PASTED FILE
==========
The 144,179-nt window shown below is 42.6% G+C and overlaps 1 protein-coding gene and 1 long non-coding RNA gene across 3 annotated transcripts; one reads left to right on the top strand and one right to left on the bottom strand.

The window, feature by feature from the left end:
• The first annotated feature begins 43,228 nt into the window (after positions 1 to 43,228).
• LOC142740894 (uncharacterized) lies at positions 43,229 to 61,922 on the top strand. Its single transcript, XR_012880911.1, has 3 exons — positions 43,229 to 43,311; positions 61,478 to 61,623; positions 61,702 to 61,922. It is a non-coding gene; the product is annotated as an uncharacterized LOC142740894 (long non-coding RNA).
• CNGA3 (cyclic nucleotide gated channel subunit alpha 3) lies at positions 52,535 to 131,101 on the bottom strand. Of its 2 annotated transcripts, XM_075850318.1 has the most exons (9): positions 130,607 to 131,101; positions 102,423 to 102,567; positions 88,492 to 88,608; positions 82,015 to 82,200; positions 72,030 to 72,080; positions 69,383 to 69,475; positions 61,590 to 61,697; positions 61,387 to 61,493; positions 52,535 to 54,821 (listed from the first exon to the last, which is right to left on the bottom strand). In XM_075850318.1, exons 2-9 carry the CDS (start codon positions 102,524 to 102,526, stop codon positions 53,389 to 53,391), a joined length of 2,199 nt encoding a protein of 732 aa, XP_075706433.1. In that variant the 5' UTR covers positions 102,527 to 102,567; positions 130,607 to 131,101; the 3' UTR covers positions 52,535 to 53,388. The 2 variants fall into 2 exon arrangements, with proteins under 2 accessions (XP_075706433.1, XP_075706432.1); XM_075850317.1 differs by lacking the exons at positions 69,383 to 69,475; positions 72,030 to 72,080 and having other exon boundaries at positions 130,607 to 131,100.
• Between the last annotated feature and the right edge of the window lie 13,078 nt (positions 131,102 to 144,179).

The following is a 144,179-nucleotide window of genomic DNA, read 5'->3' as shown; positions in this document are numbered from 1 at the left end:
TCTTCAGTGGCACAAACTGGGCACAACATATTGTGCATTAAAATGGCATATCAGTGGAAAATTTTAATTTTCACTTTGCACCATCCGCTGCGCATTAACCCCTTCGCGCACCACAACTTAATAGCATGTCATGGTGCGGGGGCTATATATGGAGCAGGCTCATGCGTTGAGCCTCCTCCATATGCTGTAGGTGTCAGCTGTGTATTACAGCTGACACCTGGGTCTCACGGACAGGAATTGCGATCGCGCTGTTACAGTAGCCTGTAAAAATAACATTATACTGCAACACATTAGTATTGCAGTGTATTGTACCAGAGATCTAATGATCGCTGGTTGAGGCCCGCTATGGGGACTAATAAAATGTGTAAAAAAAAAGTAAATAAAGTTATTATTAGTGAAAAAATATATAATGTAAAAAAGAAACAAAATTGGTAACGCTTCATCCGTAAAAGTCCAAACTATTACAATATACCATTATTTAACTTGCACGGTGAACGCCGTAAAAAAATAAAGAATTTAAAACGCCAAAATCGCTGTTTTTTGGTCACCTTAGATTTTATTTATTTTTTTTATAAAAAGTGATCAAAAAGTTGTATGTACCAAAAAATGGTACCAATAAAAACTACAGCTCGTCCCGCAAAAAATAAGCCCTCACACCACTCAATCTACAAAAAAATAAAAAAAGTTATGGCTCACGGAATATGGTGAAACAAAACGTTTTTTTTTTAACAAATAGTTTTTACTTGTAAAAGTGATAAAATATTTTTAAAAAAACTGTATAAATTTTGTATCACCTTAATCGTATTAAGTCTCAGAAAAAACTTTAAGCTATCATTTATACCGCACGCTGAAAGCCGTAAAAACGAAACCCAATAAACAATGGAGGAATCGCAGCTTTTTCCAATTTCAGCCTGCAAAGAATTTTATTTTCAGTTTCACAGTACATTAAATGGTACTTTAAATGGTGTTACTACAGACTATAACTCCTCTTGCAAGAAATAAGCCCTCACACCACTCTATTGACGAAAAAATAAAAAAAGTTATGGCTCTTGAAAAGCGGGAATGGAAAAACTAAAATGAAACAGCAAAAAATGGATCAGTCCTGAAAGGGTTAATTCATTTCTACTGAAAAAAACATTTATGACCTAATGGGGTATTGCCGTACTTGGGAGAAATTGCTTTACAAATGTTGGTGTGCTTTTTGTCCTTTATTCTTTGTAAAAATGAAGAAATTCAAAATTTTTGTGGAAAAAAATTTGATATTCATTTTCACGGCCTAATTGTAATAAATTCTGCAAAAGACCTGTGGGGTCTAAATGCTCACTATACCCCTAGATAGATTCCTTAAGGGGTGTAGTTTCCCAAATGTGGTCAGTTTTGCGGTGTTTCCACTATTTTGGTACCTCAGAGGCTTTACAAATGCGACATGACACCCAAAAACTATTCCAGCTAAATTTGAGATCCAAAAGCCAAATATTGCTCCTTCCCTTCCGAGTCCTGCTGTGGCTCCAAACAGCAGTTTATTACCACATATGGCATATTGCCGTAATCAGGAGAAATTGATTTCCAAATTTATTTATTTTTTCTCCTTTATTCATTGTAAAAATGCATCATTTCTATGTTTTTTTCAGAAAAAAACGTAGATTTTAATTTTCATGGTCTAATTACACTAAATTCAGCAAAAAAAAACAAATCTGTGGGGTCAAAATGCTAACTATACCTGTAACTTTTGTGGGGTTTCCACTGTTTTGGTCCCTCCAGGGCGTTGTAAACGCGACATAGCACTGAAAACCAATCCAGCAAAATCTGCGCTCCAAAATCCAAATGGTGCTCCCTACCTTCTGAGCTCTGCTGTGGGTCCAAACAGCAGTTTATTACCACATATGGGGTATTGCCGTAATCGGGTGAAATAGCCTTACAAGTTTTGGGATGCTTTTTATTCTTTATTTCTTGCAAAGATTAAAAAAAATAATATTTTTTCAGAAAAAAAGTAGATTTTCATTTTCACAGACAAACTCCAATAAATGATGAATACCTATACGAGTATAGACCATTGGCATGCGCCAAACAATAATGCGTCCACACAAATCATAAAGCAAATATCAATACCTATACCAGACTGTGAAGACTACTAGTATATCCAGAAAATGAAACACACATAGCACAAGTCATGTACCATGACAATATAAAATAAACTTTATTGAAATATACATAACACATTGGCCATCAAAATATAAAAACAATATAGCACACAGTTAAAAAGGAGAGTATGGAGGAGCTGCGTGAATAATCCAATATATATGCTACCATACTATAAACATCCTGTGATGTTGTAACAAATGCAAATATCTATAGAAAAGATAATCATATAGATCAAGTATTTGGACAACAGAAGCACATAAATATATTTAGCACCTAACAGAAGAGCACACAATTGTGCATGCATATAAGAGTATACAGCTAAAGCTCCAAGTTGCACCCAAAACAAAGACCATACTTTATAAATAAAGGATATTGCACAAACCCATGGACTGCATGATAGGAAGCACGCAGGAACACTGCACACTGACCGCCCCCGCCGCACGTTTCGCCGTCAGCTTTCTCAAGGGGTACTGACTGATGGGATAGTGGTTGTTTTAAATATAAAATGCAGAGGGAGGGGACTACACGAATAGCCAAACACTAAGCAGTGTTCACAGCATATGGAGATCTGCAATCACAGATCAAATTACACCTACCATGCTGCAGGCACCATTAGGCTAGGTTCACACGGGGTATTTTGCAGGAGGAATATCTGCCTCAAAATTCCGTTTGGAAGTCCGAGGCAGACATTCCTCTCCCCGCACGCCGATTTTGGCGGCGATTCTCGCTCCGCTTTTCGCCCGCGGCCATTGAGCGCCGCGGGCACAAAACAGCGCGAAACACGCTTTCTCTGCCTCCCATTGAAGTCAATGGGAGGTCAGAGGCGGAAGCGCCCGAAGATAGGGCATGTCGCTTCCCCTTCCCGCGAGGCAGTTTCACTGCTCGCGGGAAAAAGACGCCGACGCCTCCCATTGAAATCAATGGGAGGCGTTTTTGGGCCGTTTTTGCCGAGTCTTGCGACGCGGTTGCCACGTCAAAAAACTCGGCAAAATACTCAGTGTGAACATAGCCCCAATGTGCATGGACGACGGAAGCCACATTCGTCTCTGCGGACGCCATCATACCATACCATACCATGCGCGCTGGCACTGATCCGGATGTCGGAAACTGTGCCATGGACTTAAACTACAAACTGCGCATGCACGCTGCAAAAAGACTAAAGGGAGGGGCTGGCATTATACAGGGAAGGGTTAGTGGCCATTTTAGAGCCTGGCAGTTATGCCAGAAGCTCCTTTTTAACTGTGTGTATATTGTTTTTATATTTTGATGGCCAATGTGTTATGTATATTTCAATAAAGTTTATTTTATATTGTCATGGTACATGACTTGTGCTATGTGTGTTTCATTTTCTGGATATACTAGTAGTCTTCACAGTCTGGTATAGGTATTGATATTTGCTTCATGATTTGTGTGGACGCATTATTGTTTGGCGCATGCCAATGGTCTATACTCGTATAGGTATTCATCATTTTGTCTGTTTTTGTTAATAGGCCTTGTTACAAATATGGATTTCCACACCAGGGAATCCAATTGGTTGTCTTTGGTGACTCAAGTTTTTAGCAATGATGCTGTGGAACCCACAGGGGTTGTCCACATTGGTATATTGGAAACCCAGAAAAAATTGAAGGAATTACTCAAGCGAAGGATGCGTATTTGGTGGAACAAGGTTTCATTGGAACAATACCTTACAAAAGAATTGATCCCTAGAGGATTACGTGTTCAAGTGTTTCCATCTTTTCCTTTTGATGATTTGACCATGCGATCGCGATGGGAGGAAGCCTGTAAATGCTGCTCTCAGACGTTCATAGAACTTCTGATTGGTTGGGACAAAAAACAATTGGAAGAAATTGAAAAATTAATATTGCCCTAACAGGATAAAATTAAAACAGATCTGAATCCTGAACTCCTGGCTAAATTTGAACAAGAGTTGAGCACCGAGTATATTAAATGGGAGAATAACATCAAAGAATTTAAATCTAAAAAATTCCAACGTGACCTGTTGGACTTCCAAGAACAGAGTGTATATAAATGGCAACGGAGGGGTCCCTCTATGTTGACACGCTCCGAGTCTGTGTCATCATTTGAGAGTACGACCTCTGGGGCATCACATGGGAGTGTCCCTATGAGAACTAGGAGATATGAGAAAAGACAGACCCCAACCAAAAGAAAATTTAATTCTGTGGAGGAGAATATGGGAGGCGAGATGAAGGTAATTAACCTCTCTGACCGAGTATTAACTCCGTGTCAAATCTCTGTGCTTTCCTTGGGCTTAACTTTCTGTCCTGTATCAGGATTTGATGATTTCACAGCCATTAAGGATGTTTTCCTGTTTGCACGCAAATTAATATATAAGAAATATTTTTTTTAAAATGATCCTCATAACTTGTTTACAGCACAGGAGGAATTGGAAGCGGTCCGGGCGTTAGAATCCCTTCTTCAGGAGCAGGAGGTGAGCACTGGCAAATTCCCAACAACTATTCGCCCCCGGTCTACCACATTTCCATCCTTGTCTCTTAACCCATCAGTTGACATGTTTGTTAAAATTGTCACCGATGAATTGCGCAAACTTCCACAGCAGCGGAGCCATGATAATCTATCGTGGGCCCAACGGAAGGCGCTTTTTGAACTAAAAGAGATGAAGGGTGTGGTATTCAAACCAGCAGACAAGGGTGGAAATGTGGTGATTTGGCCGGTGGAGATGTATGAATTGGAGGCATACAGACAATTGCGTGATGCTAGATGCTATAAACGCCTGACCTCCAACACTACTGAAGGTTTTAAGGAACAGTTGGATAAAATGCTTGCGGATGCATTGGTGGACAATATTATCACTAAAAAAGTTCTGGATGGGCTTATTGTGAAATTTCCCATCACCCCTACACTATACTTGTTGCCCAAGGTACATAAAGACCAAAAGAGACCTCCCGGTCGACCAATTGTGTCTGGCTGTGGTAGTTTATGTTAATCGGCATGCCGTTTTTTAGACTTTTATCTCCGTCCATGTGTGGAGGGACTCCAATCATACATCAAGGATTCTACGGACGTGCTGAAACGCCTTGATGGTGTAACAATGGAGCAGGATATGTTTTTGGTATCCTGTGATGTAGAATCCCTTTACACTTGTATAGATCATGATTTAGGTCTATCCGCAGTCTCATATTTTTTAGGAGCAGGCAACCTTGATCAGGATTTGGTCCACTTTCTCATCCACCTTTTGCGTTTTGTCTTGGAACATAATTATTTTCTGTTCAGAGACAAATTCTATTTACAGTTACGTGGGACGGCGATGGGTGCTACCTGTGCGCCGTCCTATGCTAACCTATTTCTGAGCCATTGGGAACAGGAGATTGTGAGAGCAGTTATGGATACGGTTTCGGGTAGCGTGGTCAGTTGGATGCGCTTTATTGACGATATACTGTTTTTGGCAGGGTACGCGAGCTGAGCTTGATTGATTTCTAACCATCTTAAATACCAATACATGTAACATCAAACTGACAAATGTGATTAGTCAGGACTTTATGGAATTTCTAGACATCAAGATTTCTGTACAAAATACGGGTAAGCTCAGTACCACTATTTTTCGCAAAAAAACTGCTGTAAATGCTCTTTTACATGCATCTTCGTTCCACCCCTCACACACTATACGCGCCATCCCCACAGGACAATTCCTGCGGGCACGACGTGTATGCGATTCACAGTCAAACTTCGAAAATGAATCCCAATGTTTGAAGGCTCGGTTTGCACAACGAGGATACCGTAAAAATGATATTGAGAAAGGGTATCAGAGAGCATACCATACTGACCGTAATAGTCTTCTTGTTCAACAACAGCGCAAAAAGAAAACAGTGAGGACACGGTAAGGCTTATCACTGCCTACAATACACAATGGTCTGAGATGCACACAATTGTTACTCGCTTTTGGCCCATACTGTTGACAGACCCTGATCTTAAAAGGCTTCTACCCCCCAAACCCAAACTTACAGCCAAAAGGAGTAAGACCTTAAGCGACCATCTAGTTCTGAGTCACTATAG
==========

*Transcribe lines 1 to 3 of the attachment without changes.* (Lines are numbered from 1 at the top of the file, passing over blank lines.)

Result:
The 144,179-nt window shown below is 42.6% G+C and overlaps 1 protein-coding gene and 1 long non-coding RNA gene across 3 annotated transcripts; one reads left to right on the top strand and one right to left on the bottom strand.

The window, feature by feature from the left end:
• The first annotated feature begins 43,228 nt into the window (after positions 1 to 43,228).